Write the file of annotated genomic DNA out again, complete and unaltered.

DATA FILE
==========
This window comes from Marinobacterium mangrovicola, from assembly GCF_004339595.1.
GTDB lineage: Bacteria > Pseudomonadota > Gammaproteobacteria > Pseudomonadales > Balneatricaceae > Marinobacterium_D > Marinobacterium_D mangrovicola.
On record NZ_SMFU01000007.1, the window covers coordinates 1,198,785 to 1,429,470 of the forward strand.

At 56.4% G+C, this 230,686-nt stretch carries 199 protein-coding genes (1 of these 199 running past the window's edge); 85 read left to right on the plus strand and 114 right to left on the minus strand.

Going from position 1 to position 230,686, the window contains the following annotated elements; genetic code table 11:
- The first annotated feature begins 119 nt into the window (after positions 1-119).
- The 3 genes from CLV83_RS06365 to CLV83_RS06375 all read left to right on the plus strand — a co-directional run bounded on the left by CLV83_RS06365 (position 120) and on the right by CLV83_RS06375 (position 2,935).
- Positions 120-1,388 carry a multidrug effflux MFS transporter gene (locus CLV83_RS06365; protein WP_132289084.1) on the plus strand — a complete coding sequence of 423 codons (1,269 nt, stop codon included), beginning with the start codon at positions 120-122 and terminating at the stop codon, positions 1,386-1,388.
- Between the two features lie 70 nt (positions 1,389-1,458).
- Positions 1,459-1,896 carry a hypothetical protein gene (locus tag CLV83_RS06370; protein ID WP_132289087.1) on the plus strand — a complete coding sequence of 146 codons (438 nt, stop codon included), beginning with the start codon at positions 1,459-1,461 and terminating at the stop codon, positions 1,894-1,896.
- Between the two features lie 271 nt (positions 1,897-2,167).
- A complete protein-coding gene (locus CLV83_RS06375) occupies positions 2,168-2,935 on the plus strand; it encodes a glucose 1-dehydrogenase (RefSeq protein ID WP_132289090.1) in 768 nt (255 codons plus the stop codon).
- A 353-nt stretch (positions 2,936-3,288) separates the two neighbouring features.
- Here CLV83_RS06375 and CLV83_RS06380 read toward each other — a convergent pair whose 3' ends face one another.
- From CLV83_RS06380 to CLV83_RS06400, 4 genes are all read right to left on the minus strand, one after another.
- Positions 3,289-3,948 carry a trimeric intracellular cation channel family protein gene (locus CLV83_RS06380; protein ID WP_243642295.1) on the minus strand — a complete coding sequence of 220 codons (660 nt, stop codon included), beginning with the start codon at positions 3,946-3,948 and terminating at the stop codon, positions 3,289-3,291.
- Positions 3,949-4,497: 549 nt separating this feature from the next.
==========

This window comes from Marinobacterium mangrovicola, from assembly GCF_004339595.1.
GTDB lineage: Bacteria > Pseudomonadota > Gammaproteobacteria > Pseudomonadales > Balneatricaceae > Marinobacterium_D > Marinobacterium_D mangrovicola.
On record NZ_SMFU01000007.1, the window covers coordinates 1,198,785 to 1,429,470 of the forward strand.

At 56.4% G+C, this 230,686-nt stretch carries 199 protein-coding genes (1 of these 199 running past the window's edge); 85 read left to right on the plus strand and 114 right to left on the minus strand.

Going from position 1 to position 230,686, the window contains the following annotated elements; genetic code table 11:
- The first annotated feature begins 119 nt into the window (after positions 1-119).
- The 3 genes from CLV83_RS06365 to CLV83_RS06375 all read left to right on the plus strand — a co-directional run bounded on the left by CLV83_RS06365 (position 120) and on the right by CLV83_RS06375 (position 2,935).
- Positions 120-1,388 carry a multidrug effflux MFS transporter gene (locus CLV83_RS06365; protein WP_132289084.1) on the plus strand — a complete coding sequence of 423 codons (1,269 nt, stop codon included), beginning with the start codon at positions 120-122 and terminating at the stop codon, positions 1,386-1,388.
- Between the two features lie 70 nt (positions 1,389-1,458).
- Positions 1,459-1,896 carry a hypothetical protein gene (locus tag CLV83_RS06370; protein ID WP_132289087.1) on the plus strand — a complete coding sequence of 146 codons (438 nt, stop codon included), beginning with the start codon at positions 1,459-1,461 and terminating at the stop codon, positions 1,894-1,896.
- Between the two features lie 271 nt (positions 1,897-2,167).
- A complete protein-coding gene (locus CLV83_RS06375) occupies positions 2,168-2,935 on the plus strand; it encodes a glucose 1-dehydrogenase (RefSeq protein ID WP_132289090.1) in 768 nt (255 codons plus the stop codon).
- A 353-nt stretch (positions 2,936-3,288) separates the two neighbouring features.
- Here CLV83_RS06375 and CLV83_RS06380 read toward each other — a convergent pair whose 3' ends face one another.
- From CLV83_RS06380 to CLV83_RS06400, 4 genes are all read right to left on the minus strand, one after another.
- Positions 3,289-3,948 carry a trimeric intracellular cation channel family protein gene (locus CLV83_RS06380; protein ID WP_243642295.1) on the minus strand — a complete coding sequence of 220 codons (660 nt, stop codon included), beginning with the start codon at positions 3,946-3,948 and terminating at the stop codon, positions 3,289-3,291.
- Positions 3,949-4,497: 549 nt separating this feature from the next.